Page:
From Korea to Kosovo:
The No Gun Ri massacre
by Edward Spannaus
In the early weeks of the Korean War, hundreds of South Korean civilian refugees were killed by U.S. soldiers, according to accounts of survivors and ex-GIs who were interviewed for a story released by Associated Press on Sept. 30. The massacre at No Gun Ri (or Nokuen-Ri), 100 miles southeast of Seoul, took place in late July 1950, just five weeks into the war.
An 18-month investigation by Associated Press uncovered a story which the Pentagon had suppressed for almost half a century. AP found a dozen or so American veterans who said that they had been ordered to fire on refugees, and that at least 100-200 had been killed. Korean survivors of the incident say that the number of civilians killed was more like 400. The reasons given for the shootings were that North Korean soldiers were disguised among the refugees. Some ex-GI's maintain that this was the case; others dispute it. AP said that all of those interviewed agreed that the victims were predominantly women, children, and older men.
On Oct. 21, ABC "Nightline" ran a program on No Gun Ri, which included interviews with U.S. veterans who acknowledged that they had been ordered to shoot refugees.
Investigations Under Way
On Sept. 30, the date of the publication of the AP story, President Clinton asked Army Secretary Louis Caldera to conduct a full investigation of the reports of the No Gun Ri massacre, saying that the review is important to the active and retired members of the Armed Forces, for public confidence in the Armed Forces, and for "our relationship with the people of the Republic of Korea."
On Oct. 8, U.S. Defense Secretary William Cohen sent a letter to South Korean President Kim Dae-jung promising a full investigation and complete information-sharing with the South Koreans, and on Oct. 27, the Pentagon announced that an Army investigative team was being sent to South Korea to consult with government officials there on the investigation. That team was led by the Army's Inspector General, Lt. Gen. Michael Ackerman; among other things, the team visited the site of the bridge at No Gun Ri where the massacre took place.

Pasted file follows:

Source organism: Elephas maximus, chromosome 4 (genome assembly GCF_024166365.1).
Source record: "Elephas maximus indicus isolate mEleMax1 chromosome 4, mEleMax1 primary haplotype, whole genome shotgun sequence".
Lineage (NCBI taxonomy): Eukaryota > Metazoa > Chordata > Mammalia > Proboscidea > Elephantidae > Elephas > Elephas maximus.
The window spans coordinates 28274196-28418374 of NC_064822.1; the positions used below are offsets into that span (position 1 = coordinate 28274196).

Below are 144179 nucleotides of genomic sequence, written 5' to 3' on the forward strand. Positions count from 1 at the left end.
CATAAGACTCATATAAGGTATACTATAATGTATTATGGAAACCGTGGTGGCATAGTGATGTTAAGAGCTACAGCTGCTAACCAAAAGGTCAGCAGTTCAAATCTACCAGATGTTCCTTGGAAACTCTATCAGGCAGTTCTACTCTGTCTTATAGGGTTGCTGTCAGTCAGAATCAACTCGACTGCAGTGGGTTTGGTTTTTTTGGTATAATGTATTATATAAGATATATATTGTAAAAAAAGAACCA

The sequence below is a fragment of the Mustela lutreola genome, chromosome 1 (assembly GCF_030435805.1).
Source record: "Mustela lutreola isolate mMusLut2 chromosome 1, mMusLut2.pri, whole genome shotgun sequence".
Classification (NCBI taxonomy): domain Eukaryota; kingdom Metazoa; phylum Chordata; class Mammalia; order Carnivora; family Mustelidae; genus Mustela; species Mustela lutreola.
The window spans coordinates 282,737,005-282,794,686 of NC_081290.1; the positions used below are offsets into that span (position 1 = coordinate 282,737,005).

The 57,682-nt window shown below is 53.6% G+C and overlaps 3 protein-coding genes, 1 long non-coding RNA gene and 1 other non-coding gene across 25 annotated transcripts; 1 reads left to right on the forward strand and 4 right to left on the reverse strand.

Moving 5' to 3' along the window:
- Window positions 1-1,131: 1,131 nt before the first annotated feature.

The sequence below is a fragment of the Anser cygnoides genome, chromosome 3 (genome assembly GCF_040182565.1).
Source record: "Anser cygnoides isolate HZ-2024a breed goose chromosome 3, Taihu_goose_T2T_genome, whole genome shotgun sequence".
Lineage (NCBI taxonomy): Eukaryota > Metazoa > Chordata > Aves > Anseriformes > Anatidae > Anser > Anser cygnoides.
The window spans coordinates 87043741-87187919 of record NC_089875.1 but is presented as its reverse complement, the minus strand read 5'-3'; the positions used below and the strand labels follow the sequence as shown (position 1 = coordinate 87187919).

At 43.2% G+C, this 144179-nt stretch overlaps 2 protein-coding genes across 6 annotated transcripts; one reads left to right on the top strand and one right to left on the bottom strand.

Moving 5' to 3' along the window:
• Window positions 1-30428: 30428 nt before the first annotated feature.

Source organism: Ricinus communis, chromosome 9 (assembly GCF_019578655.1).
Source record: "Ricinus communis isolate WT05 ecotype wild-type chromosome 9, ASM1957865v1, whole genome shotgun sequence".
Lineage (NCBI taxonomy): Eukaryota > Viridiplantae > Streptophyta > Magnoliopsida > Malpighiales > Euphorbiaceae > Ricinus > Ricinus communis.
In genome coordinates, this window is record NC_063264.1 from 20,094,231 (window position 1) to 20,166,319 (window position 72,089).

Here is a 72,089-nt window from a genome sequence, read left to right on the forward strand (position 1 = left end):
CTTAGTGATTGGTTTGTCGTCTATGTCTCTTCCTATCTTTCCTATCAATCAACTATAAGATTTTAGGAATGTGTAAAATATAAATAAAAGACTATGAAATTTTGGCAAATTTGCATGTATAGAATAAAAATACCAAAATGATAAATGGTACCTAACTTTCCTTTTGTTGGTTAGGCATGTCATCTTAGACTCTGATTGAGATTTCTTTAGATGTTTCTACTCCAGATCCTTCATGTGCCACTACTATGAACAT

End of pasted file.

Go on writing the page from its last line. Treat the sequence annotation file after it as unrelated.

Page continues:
On Nov. 2, the Pentagon announced the creation of a commission of outside experts "to provide advice and guidance on the Nokuen-Ri investigation." The committee includes two former commanders in Korea; two former soldiers, former U.S. Rep. Pete McCloskey of California and Washington Post writer Dan Oberdorfer; historian Ernest May; and former Ambassador Donald Gregg.
Why Did It Happen?
In an article entitled "Where Franklin Roosevelt Was Interrupted" (EIR, July 17, 1998), EIR founder Lyndon LaRouche wrote that "the principal problems of 1949-51 were, that the U.S.A., in its foolish excess of power-sharing with the British and other allies, had surrendered the sovereignty of the U.S.A. to an increasing degree of meddling by supranational authority." More specifically, LaRouche noted that President Harry Truman had abandoned Franklin Roosevelt's post-war perspective, and had adopted "the world-government perspective of Bertrand Russell and Winston Churchill, a policy launched by unnecessary nuclear bombing of Hiroshima and Nagasaki." The idea behind this, going back to H.G. Wells, was that the use of nuclear weapons would be so terrible that nations would given up their national sovereignty and submit to world government.
In the case of the Korean War, conducted as a farcical "United Nations war," LaRouche says that the United States had given up its use of appropriate military means, "by denying itself access to means which might not be pleasing to the Bertrand Russell and Winston Churchill devotees of a nuclear march toward world government."
This also translated into an utter lack of preparation for the U.S. soldiers who were abruptly sent into the Korean conflict in 1950.
As U.S. Army Col. Carl Bernard (ret.) told EIR, there was a prevailing belief at the time that the infantry soldier didn't count any more, now that we were in the nuclear age. The soldiers sent to Korea were untrained and under-equipped; the equipment that the troops who were at No Gun Ri brought with them, was ill-maintained and often obsolete.
Bernard, whose unit was about 25 miles from No Gun Ri, says, "We thought the war was going to be over in a week." As he describes in the accompanying article, "American soldiers were in a state of psychic disarmament" in the post-war period, and were not at all prepared to face the competent and efficient North Korean troops.
Bernard further traces the problem back to the "air power" doctrine being promoted already in the 1920s. "The solution to war suggested by [Air Marshall] Douhet in 1922 and demonstrated most recently in Kosovo, is to use ever fancier and more expensive aircraft to bomb small countries into doing what we demand," Bernard told a recent assembly of his regimental veterans.
"The myths he [Douhet] ascribed to, would make armies unnecessary, and make all visible problems disappear," Bernard added. "The only trouble is that none of it works, as Kosovo and other wars keep demonstrating."